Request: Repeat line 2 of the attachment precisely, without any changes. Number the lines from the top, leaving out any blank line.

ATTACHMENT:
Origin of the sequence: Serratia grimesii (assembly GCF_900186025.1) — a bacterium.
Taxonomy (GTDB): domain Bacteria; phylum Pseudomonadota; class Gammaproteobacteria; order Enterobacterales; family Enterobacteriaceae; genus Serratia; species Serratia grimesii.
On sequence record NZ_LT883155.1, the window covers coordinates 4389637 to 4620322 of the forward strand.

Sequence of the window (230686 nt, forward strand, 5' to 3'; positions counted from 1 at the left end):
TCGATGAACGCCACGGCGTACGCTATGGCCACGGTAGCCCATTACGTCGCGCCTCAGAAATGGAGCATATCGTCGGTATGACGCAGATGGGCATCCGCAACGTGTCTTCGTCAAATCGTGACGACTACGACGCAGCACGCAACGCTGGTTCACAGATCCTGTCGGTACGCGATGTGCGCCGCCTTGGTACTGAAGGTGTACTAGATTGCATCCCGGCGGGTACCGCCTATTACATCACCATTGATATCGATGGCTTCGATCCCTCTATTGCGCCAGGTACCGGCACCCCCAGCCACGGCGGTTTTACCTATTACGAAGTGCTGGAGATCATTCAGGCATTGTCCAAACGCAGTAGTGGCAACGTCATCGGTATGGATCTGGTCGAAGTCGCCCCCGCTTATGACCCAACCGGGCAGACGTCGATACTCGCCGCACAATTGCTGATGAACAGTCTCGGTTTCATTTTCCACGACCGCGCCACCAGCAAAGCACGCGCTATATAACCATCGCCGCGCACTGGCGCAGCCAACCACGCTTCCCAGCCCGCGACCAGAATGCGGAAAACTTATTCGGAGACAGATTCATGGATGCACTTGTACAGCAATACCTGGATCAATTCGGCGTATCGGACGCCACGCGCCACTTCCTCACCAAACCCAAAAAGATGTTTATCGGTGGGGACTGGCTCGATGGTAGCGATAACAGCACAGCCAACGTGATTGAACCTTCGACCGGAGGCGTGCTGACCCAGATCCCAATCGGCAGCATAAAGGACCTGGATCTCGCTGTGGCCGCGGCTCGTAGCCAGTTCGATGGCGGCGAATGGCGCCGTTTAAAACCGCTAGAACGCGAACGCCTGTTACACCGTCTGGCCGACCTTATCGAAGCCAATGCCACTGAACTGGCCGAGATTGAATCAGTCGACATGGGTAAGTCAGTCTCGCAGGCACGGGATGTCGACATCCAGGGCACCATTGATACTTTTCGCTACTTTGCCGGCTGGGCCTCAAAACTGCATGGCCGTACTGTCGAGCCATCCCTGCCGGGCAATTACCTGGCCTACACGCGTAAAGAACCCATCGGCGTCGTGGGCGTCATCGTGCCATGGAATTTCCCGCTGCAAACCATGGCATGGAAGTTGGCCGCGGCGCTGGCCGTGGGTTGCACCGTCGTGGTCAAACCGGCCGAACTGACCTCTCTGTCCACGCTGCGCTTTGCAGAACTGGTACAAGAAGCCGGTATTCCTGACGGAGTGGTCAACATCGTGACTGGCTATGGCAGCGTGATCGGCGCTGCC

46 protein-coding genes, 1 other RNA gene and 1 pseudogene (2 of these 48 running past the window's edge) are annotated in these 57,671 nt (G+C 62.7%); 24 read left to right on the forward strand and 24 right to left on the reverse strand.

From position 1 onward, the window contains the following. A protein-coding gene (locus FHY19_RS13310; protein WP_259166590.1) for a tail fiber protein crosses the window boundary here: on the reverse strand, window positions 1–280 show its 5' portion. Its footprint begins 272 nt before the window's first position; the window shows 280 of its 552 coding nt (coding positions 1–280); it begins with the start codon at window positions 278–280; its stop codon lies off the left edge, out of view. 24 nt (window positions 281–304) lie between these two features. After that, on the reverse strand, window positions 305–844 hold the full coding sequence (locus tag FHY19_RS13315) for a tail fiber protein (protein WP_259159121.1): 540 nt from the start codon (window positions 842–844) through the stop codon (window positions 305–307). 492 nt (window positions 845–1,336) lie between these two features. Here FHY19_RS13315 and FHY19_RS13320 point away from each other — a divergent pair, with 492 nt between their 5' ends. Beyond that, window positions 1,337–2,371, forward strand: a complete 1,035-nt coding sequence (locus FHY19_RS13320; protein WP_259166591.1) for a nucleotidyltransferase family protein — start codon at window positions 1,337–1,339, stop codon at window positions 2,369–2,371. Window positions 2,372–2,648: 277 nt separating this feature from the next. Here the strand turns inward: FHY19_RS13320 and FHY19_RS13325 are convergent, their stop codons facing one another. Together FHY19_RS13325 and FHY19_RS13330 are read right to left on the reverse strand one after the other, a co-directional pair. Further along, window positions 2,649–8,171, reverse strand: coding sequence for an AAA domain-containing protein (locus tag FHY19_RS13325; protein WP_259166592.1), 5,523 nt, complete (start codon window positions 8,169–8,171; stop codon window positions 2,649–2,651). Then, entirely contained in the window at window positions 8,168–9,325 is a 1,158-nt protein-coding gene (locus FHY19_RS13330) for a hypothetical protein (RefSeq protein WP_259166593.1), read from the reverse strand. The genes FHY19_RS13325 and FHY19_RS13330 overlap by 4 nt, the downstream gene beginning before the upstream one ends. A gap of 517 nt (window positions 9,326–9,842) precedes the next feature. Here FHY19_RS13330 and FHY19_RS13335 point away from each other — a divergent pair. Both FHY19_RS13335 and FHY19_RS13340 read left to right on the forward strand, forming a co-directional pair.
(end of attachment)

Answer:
Taxonomy (GTDB): domain Bacteria; phylum Pseudomonadota; class Gammaproteobacteria; order Enterobacterales; family Enterobacteriaceae; genus Serratia; species Serratia grimesii.